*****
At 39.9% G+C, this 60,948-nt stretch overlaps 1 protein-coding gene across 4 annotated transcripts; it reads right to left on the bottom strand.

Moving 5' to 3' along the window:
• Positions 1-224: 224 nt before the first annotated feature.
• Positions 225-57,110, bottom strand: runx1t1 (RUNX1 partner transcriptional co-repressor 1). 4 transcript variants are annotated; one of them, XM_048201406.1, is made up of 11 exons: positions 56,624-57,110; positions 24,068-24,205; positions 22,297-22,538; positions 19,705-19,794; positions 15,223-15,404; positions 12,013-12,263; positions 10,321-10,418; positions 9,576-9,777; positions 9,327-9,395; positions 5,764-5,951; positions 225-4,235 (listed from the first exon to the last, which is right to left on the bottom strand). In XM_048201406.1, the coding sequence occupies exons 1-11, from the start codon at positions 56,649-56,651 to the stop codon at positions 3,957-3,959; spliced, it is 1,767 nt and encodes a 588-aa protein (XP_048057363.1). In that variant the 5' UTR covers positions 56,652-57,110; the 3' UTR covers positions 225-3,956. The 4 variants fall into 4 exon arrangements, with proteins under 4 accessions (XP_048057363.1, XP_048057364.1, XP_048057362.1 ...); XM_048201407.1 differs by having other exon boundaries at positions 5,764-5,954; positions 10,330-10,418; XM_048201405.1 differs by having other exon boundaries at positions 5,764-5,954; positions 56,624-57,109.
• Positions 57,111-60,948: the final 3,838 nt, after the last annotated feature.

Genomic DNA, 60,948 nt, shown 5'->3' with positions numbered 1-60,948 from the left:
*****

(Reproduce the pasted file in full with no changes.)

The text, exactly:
At 39.9% G+C, this 60,948-nt stretch overlaps 1 protein-coding gene across 4 annotated transcripts; it reads right to left on the bottom strand.

Moving 5' to 3' along the window:
• Positions 1-224: 224 nt before the first annotated feature.
• Positions 225-57,110, bottom strand: runx1t1 (RUNX1 partner transcriptional co-repressor 1). 4 transcript variants are annotated; one of them, XM_048201406.1, is made up of 11 exons: positions 56,624-57,110; positions 24,068-24,205; positions 22,297-22,538; positions 19,705-19,794; positions 15,223-15,404; positions 12,013-12,263; positions 10,321-10,418; positions 9,576-9,777; positions 9,327-9,395; positions 5,764-5,951; positions 225-4,235 (listed from the first exon to the last, which is right to left on the bottom strand). In XM_048201406.1, the coding sequence occupies exons 1-11, from the start codon at positions 56,649-56,651 to the stop codon at positions 3,957-3,959; spliced, it is 1,767 nt and encodes a 588-aa protein (XP_048057363.1). In that variant the 5' UTR covers positions 56,652-57,110; the 3' UTR covers positions 225-3,956. The 4 variants fall into 4 exon arrangements, with proteins under 4 accessions (XP_048057363.1, XP_048057364.1, XP_048057362.1 ...); XM_048201407.1 differs by having other exon boundaries at positions 5,764-5,954; positions 10,330-10,418; XM_048201405.1 differs by having other exon boundaries at positions 5,764-5,954; positions 56,624-57,109.
• Positions 57,111-60,948: the final 3,838 nt, after the last annotated feature.

Genomic DNA, 60,948 nt, shown 5'->3' with positions numbered 1-60,948 from the left: